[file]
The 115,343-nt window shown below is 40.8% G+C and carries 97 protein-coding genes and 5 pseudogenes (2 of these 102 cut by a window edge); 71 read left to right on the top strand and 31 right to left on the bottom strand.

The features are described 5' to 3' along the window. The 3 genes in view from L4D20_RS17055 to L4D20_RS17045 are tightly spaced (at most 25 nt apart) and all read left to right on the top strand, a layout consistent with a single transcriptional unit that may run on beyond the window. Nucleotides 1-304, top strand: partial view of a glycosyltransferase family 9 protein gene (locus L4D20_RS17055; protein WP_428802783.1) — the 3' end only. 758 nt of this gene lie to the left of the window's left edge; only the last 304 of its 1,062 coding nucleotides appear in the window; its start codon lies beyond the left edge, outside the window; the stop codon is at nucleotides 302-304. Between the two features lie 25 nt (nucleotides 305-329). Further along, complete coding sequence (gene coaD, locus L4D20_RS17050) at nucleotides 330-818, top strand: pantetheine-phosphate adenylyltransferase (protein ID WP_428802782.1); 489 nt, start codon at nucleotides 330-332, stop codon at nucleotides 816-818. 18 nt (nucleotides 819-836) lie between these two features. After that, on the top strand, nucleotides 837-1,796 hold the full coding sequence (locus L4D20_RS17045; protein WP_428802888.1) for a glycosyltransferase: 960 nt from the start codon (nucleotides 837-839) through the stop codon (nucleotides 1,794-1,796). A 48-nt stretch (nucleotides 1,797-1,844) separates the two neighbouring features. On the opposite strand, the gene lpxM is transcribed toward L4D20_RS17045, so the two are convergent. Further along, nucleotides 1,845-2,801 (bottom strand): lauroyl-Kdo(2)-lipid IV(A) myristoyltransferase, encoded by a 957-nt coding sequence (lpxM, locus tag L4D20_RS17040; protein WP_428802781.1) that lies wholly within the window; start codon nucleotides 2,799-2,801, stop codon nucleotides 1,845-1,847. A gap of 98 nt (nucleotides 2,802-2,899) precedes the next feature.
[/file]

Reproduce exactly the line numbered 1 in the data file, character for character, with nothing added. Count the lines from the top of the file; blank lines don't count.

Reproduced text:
The 115,343-nt window shown below is 40.8% G+C and carries 97 protein-coding genes and 5 pseudogenes (2 of these 102 cut by a window edge); 71 read left to right on the top strand and 31 right to left on the bottom strand.